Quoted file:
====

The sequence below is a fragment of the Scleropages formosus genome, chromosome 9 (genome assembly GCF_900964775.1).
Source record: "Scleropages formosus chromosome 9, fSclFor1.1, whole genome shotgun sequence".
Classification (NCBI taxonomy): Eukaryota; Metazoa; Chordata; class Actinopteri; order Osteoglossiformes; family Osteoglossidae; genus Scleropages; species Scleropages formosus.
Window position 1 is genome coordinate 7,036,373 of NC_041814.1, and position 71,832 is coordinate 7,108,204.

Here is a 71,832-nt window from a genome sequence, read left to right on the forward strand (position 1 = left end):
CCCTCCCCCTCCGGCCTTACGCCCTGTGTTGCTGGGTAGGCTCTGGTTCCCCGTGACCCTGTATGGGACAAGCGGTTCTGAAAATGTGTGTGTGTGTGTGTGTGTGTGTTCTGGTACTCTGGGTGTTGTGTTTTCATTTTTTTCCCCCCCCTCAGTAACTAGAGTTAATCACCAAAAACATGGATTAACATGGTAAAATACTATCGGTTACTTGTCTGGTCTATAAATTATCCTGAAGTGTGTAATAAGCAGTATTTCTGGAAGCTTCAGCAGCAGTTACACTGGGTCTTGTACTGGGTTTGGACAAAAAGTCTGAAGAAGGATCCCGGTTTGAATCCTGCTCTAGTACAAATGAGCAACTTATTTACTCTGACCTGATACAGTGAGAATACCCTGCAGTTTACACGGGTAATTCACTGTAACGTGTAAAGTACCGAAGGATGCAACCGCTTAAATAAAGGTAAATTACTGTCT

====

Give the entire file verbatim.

The sequence below is a fragment of the Scleropages formosus genome, chromosome 9 (genome assembly GCF_900964775.1).
Source record: "Scleropages formosus chromosome 9, fSclFor1.1, whole genome shotgun sequence".
Classification (NCBI taxonomy): Eukaryota; Metazoa; Chordata; class Actinopteri; order Osteoglossiformes; family Osteoglossidae; genus Scleropages; species Scleropages formosus.
Window position 1 is genome coordinate 7,036,373 of NC_041814.1, and position 71,832 is coordinate 7,108,204.

Here is a 71,832-nt window from a genome sequence, read left to right on the forward strand (position 1 = left end):
CCCTCCCCCTCCGGCCTTACGCCCTGTGTTGCTGGGTAGGCTCTGGTTCCCCGTGACCCTGTATGGGACAAGCGGTTCTGAAAATGTGTGTGTGTGTGTGTGTGTGTGTTCTGGTACTCTGGGTGTTGTGTTTTCATTTTTTTCCCCCCCCTCAGTAACTAGAGTTAATCACCAAAAACATGGATTAACATGGTAAAATACTATCGGTTACTTGTCTGGTCTATAAATTATCCTGAAGTGTGTAATAAGCAGTATTTCTGGAAGCTTCAGCAGCAGTTACACTGGGTCTTGTACTGGGTTTGGACAAAAAGTCTGAAGAAGGATCCCGGTTTGAATCCTGCTCTAGTACAAATGAGCAACTTATTTACTCTGACCTGATACAGTGAGAATACCCTGCAGTTTACACGGGTAATTCACTGTAACGTGTAAAGTACCGAAGGATGCAACCGCTTAAATAAAGGTAAATTACTGTCT